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State / In Brief

June 22, 2012
The Associated Press

Writer's historic grass hut restored

HONOLULU - A grass hut memorial to famed author Robert Louis Stevenson has been restored and is reopening to the public nearly 90 years after the original hut was first sold.

The "Little Grass Shack" reopening comes eight years after the previous hut was flattened in a windstorm.

The famous author of "Treasure Island" spent six months living in Hawaii and many hours of his time at a grass hut in Waikiki, near the home of Princess Kaiulani.

A Salvation Army official outbid a farmer for the hut in 1926, then moved it to Manoa onto Salvation Army grounds.

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Fewer students to lose bus service

HONOLULU - The number of Hawaii public school students who will lose bus service will be far lower than projected.

A proposal had called for more than 20,000 students to lose school bus service because of an expected $20 million deficit.

State Department of Education officials on Tuesday recommended eliminating service for about 4,000 students. The Board of Education then voted to divert an additional $1.5 million in federal funds so that fewer students will lose service.

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2 new laws aimed at justice reform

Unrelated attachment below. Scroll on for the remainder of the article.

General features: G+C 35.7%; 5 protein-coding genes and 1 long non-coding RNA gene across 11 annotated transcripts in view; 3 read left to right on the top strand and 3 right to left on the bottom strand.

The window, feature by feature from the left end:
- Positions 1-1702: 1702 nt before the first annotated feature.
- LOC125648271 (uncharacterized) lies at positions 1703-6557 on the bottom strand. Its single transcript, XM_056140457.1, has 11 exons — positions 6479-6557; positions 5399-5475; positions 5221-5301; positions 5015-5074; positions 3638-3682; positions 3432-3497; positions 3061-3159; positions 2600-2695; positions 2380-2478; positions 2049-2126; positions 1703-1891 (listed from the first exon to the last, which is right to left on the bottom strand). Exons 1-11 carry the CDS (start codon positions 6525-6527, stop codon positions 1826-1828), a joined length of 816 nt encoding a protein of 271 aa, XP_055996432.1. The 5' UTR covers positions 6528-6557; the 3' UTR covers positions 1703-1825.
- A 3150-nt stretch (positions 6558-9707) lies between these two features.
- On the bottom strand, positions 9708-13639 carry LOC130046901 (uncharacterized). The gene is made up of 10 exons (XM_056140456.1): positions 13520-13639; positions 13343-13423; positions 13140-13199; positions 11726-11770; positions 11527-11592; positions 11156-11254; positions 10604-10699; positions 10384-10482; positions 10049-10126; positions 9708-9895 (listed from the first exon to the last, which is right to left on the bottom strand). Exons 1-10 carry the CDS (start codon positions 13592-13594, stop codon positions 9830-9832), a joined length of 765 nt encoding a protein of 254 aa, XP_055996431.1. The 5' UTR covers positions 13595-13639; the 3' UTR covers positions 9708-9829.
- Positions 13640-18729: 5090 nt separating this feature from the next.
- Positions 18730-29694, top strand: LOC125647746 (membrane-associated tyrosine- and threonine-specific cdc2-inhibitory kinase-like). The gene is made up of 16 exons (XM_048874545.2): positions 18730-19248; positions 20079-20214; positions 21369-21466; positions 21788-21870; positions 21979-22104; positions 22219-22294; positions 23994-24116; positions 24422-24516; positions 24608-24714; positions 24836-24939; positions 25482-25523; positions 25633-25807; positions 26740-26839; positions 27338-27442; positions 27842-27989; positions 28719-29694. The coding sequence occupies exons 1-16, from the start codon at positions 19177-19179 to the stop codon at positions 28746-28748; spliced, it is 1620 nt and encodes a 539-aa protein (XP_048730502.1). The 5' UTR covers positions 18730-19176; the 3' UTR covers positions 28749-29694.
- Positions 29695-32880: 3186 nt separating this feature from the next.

HONOLULU - Hawaii Gov. Neil Abercrombie said the state is taking the next step in bringing back inmates housed on the Mainland with two new laws.

Abercrombie signed two bills Wednesday based on recommendations by a group reviewing Hawaii's criminal justice system.

The new laws would allow probation for second-time felony drug offenders, reduce probation for certain felonies and limit prison terms for first-time parole violators.

Other changes include increasing the amount of victim restitution from 10 to 25 percent and eliminating delays in pre-trial risk assessment for flight and reoffense. Hawaii's pretrial process is one of the longest in the nation.

Hawaii spends $45 million a year to house about 1,700 inmates on the Mainland because of crowded state facilities.

 
 
 

 

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